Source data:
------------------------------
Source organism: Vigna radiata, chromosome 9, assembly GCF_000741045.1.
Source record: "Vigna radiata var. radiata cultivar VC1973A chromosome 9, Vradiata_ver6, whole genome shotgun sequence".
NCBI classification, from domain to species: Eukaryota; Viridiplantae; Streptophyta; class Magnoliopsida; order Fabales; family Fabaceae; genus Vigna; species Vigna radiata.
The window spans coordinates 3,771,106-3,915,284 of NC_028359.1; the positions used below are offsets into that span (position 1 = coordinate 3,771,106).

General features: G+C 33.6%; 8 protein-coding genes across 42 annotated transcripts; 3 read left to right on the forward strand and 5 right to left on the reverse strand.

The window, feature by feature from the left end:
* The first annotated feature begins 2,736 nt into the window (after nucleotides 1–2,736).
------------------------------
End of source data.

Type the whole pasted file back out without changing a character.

Source organism: Vigna radiata, chromosome 9, assembly GCF_000741045.1.
Source record: "Vigna radiata var. radiata cultivar VC1973A chromosome 9, Vradiata_ver6, whole genome shotgun sequence".
NCBI classification, from domain to species: Eukaryota; Viridiplantae; Streptophyta; class Magnoliopsida; order Fabales; family Fabaceae; genus Vigna; species Vigna radiata.
The window spans coordinates 3,771,106-3,915,284 of NC_028359.1; the positions used below are offsets into that span (position 1 = coordinate 3,771,106).

General features: G+C 33.6%; 8 protein-coding genes across 42 annotated transcripts; 3 read left to right on the forward strand and 5 right to left on the reverse strand.

The window, feature by feature from the left end:
* The first annotated feature begins 2,736 nt into the window (after nucleotides 1–2,736).